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Constitution Revisionism

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Kerby Andersonnever miss viewpoints

Yesterday I talked about the Declaration of Independence. Since we are in the 4th of July weekend, I thought we could talk about the Constitution. The summer issue of the magazine for Williamsburg had an interesting article by Mitchell Reiss on “An Exercise in Revisionism.” He invited his readers to make suggestions on how they might amend this country’s founding document.

As you might expect, many of the respondents wrote about the Electoral College. One respondent, for example, felt that it “obliterated the principle of one person, one vote.” Yet, another argued that our republic has been well served by it and has been protected from the problems that surface in a pure democracy.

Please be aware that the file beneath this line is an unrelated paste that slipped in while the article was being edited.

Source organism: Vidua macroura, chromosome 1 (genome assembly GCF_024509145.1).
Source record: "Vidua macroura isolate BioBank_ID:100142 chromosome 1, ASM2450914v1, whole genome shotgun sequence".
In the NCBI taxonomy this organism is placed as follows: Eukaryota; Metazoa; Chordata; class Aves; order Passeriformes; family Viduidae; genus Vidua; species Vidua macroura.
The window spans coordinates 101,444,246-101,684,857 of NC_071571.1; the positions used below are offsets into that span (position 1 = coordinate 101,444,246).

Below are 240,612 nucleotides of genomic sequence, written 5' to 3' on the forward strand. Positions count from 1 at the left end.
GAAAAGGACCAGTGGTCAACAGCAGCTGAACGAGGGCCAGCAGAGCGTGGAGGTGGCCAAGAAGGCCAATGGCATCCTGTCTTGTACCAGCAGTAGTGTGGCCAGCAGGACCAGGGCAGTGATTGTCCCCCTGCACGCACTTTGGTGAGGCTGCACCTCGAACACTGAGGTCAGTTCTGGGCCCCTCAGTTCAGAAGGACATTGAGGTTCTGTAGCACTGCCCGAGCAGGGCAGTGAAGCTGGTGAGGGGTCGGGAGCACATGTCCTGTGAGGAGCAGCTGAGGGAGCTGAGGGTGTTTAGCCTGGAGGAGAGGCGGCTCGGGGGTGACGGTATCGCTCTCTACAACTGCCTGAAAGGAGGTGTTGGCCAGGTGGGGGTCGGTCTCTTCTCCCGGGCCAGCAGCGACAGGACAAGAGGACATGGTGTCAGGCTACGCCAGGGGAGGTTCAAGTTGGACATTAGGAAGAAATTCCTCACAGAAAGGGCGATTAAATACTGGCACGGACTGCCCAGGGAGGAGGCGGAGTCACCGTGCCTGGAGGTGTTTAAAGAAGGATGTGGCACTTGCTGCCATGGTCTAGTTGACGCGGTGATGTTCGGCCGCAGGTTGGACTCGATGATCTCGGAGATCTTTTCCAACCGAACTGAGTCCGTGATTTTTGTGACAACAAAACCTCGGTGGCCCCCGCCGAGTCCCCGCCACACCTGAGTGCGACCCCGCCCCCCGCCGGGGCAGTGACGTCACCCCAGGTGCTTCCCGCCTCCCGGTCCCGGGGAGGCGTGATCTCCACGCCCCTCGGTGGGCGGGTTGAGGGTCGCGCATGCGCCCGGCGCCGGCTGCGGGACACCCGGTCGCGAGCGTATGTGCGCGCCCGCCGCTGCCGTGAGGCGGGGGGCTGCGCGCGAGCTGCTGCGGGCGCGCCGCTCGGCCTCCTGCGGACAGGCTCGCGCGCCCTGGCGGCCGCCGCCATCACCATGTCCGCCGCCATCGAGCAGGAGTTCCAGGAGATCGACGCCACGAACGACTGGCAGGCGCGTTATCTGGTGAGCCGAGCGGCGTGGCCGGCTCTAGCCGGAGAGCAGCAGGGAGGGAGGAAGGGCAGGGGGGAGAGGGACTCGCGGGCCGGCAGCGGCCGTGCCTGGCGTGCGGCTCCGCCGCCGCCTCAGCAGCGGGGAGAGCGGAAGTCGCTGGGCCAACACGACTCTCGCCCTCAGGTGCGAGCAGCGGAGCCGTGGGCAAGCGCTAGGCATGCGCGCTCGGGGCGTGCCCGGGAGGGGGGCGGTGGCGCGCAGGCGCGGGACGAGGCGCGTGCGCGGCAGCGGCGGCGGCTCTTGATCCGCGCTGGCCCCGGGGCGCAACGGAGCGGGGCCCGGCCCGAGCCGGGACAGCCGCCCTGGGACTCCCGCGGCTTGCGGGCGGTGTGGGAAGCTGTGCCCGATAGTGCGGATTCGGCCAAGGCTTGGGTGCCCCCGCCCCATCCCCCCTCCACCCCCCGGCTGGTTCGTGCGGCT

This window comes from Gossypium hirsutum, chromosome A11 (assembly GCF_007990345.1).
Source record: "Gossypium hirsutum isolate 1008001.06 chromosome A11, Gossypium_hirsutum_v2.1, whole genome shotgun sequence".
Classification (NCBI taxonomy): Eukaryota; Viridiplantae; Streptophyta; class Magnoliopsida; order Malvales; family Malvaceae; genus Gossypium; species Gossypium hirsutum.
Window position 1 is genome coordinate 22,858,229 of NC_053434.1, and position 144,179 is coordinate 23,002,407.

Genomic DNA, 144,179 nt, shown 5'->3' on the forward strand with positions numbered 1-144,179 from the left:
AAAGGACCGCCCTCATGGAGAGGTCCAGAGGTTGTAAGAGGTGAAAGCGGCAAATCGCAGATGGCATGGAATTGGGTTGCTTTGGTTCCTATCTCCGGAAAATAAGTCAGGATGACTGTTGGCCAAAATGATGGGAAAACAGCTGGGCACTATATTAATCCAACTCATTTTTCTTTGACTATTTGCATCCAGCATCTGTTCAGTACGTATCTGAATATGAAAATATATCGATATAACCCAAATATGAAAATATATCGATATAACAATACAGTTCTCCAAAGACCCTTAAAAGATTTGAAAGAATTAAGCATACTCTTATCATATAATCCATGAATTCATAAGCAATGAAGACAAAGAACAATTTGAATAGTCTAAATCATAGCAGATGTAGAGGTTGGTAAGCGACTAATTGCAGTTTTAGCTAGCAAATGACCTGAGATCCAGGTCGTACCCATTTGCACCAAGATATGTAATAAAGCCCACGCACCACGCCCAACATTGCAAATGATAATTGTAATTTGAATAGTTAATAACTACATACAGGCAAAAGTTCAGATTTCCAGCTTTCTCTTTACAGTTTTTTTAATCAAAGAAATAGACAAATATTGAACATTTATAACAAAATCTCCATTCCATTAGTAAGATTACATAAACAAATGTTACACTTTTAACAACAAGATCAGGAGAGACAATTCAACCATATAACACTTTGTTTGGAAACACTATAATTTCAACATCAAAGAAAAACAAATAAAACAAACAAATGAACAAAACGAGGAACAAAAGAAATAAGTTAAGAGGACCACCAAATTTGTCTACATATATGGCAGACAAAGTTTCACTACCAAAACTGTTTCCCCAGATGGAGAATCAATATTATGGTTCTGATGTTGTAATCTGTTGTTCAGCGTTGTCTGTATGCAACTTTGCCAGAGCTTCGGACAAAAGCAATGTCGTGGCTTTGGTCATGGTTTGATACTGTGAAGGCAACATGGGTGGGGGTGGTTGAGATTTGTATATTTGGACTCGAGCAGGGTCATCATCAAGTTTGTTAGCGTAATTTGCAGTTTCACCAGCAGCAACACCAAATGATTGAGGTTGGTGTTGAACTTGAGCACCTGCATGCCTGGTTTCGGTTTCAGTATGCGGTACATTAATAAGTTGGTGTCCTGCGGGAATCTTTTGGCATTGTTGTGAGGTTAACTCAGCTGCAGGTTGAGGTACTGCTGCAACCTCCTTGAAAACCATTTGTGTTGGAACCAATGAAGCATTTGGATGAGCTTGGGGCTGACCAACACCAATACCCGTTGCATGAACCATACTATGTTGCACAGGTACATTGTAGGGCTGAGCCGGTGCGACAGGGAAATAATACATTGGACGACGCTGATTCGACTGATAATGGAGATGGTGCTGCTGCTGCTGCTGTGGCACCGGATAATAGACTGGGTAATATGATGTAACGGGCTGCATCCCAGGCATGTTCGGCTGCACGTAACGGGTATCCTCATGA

And while we are talking about elections, some wanted to repeal the 17thAmendment that gave the voters the power to elect senators. They wanted to return to the time when senators would be elected by state legislatures.

Although the government has ruled that the 14th Amendment declares that all persons born in the US are citizens, some wanted to modify the current policy. At the very least they argued that citizenship should not be awarded automatically.

A few suggested that it might be time to eliminate the requirement that the president be a natural-born citizen. The argument is that “a naturalized citizen is just as much a US citizen as one born in the US.”

Many wanted additional constraints put on our elected officials. They called for a balanced budget amendment that would force members of Congress to explain how they would fund all their campaign promises. And nearly one-quarter of all the respondents called for term limits. One respondent argued that, “Term limits would bring the representatives of the people back to focusing on the job at hand as opposed to a constant striving for re-election.”

Some of these ideas have merit, but sadly won’t be implemented any time soon.

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Constitution Revisionism

 
 
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